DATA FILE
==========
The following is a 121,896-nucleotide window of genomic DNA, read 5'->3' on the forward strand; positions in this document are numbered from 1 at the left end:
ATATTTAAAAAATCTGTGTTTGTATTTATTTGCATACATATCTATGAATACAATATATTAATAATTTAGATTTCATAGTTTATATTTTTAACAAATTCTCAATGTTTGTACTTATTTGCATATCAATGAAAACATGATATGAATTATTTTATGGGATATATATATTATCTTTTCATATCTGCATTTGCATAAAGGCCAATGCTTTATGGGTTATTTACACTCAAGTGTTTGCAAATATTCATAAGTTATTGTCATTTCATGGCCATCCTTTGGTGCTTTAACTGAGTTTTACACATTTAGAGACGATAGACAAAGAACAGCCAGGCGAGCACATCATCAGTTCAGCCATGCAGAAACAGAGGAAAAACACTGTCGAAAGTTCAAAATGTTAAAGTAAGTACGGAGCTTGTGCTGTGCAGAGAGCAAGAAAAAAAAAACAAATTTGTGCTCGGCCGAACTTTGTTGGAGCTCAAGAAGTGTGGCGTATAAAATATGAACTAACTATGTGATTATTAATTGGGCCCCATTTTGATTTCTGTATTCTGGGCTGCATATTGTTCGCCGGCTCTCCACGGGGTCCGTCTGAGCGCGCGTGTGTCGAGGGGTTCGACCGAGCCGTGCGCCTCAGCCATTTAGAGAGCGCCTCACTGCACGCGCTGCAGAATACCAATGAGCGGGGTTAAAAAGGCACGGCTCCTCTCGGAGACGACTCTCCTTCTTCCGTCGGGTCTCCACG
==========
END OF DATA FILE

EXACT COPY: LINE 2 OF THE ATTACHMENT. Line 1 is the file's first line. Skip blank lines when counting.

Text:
ATATTTAAAAAATCTGTGTTTGTATTTATTTGCATACATATCTATGAATACAATATATTAATAATTTAGATTTCATAGTTTATATTTTTAACAAATTCTCAATGTTTGTACTTATTTGCATATCAATGAAAACATGATATGAATTATTTTATGGGATATATATATTATCTTTTCATATCTGCATTTGCATAAAGGCCAATGCTTTATGGGTTATTTACACTCAAGTGTTTGCAAATATTCATAAGTTATTGTCATTTCATGGCCATCCTTTGGTGCTTTAACTGAGTTTTACACATTTAGAGACGATAGACAAAGAACAGCCAGGCGAGCACATCATCAGTTCAGCCATGCAGAAACAGAGGAAAAACACTGTCGAAAGTTCAAAATGTTAAAGTAAGTACGGAGCTTGTGCTGTGCAGAGAGCAAGAAAAAAAAAACAAATTTGTGCTCGGCCGAACTTTGTTGGAGCTCAAGAAGTGTGGCGTATAAAATATGAACTAACTATGTGATTATTAATTGGGCCCCATTTTGATTTCTGTATTCTGGGCTGCATATTGTTCGCCGGCTCTCCACGGGGTCCGTCTGAGCGCGCGTGTGTCGAGGGGTTCGACCGAGCCGTGCGCCTCAGCCATTTAGAGAGCGCCTCACTGCACGCGCTGCAGAATACCAATGAGCGGGGTTAAAAAGGCACGGCTCCTCTCGGAGACGACTCTCCTTCTTCCGTCGGGTCTCCACG